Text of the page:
Different pricing and reimbursement schemes exist in other countries. In the EU, governments influence the price of pharmaceutical products through their pricing and reimbursement rules and control of national health care systems that fund a large part of the cost of those products to consumers. Member states are free to restrict the range of pharmaceutical products for which their national health insurance systems provide reimbursement, and to control the prices and reimbursement levels of pharmaceutical products for human use. Some jurisdictions operate positive and negative list systems under which products may only be marketed once a reimbursement price has been agreed. To obtain reimbursement or pricing approval, some of these countries may require the completion of clinical trials that compare the cost-effectiveness of a particular product candidate to currently available therapies. Other member states allow companies to fix their own prices for medicines but monitor and control company profits. The downward pressure on health care costs in general, particularly prescription drugs, has become very intense. As a result, new products are facing increasingly high barriers to entry. In addition, in some countries, cross-border imports from low-priced markets exert a commercial pressure on pricing within a country.
The marketability of products for which we receive regulatory approval for commercial sale may suffer if the government and third-party payors fail to provide adequate coverage and reimbursement. In addition, an increasing emphasis on managed care in the U.S. has increased and we expect will continue to increase the pressure on pharmaceutical pricing. Coverage policies and third-party reimbursement rates may change at any time. Even if favorable coverage and reimbursement status is secured for one or more products for which we receive regulatory approval, less favorable coverage policies and reimbursement rates may be implemented in the future.
To raise sufficient financial resources to commercialize our approved products and continue to advance our product candidates, we will need to address pricing pressures and potential third-party reimbursement coverage for our approved products and product candidates. In the U.S. and elsewhere, sales of pharmaceutical products depend in significant part on the availability of reimbursement to the consumer from third-party payors, such as government and private insurance plans. Third-party payors are increasingly challenging the prices charged for medical products and services. It is and will continue to be time consuming and expensive for us or our strategic collaborators to go through the process of seeking reimbursement from Medicare and private payors. Our products may not be considered cost effective, and coverage and reimbursement may not be available or sufficient to allow us to sell our products on a competitive and profitable basis.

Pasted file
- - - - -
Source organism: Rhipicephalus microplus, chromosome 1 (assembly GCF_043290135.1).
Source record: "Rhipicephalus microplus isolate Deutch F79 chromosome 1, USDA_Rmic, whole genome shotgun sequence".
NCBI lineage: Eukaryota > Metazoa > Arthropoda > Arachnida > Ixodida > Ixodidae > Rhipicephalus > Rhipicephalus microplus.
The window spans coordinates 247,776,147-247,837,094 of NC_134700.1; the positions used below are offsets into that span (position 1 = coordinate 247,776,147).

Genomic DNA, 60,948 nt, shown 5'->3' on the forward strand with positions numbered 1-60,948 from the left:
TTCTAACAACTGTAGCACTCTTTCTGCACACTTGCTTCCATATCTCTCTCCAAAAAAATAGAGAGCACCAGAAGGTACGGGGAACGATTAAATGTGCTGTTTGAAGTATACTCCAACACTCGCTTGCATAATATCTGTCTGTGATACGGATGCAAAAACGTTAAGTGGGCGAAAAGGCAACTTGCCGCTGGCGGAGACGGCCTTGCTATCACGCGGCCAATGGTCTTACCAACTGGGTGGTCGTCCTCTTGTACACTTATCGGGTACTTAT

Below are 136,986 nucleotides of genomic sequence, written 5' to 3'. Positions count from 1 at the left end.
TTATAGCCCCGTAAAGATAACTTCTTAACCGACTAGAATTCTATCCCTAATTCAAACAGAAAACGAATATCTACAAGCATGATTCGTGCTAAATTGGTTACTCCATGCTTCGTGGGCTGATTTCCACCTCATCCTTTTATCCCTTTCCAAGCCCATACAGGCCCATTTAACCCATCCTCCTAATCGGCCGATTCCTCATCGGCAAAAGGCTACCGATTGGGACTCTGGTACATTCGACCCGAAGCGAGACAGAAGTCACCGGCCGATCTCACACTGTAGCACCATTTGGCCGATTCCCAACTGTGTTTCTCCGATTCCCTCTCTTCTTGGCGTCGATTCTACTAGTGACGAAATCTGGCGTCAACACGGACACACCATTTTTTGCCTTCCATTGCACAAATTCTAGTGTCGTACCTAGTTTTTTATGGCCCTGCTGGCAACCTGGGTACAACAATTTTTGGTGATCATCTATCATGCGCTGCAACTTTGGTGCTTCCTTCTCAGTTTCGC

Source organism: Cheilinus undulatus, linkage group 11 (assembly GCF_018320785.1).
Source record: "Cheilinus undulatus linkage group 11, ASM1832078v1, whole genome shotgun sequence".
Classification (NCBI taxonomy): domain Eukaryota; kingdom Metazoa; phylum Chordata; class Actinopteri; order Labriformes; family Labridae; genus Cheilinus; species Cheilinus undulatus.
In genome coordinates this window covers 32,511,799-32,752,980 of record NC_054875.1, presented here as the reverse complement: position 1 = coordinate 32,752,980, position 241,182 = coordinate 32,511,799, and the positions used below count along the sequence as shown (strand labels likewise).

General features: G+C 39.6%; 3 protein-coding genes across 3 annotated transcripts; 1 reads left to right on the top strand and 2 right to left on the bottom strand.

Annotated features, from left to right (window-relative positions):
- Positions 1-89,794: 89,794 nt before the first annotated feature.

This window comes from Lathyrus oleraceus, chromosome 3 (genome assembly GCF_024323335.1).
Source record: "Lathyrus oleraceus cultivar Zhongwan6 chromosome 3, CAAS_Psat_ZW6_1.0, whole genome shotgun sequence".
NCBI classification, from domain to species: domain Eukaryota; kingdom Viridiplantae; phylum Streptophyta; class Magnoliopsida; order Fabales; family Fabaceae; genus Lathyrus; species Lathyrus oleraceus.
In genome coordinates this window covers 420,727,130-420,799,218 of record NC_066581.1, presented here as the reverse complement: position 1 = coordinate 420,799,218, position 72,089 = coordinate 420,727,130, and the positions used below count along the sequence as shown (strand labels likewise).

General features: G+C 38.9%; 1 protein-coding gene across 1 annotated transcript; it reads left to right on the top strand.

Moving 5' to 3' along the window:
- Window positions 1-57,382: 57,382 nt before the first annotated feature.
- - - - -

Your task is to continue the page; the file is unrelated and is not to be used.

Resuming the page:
We participate in the Medicaid Drug Rebate Program and other federal and state government pricing programs in the U.S., and we may participate in additional government pricing programs in the future. The U.S. government and other governments have shown significant interest in pursuing health care reform, which has resulted in changes to these programs and impacts IGALMI and our product candidates that may be approved. For example, in March 2010, the Patient Protection and Affordable Care Act (“ACA”), as amended by the Health Care and Education Reconciliation Act,
was enacted and this health care reform law substantially changed the way health care is financed in the U.S. by both government and private insurers. Among other cost containment measures, the ACA established:
|●||an annual, nondeductible fee on any entity that manufactures or imports certain branded prescription drugs and biologic agents;|
|●||a Medicare Part D coverage gap discount program, in which pharmaceutical manufacturers who wish to have their drugs covered under Part D must offer discounts to eligible beneficiaries during their coverage gap period, or the “donut hole”; and|
|●||a new formula that increases the rebates a manufacturer must pay under the Medicaid Drug Rebate Program.|
Since its enactment, there have been judicial, executive and congressional challenges to certain aspects of the ACA. On June 17, 2021, the U.S. Supreme Court dismissed the judicial challenge to the ACA without specifically ruling on the constitutionality of the ACA. Prior to the U.S. Supreme Court’s decision, President Biden issued an executive order to initiate a special enrollment period from February 15, 2021 through August 15, 2021 for purposes of obtaining health insurance coverage through the ACA marketplace. The executive order also instructed certain governmental agencies to review and reconsider their existing policies and rules that limit access to health care, including among others, reexamining Medicaid demonstration projects and waiver programs that include work requirements, and policies that create unnecessary barriers to obtaining access to health insurance coverage through Medicaid or the ACA. In addition, we expect that federal, state and local governments in the U.S. will continue to consider legislation to limit the growth of health care costs, including the cost of prescription drugs. Future legislation could limit payments for pharmaceuticals such as IGALMI and the product candidates that we are developing.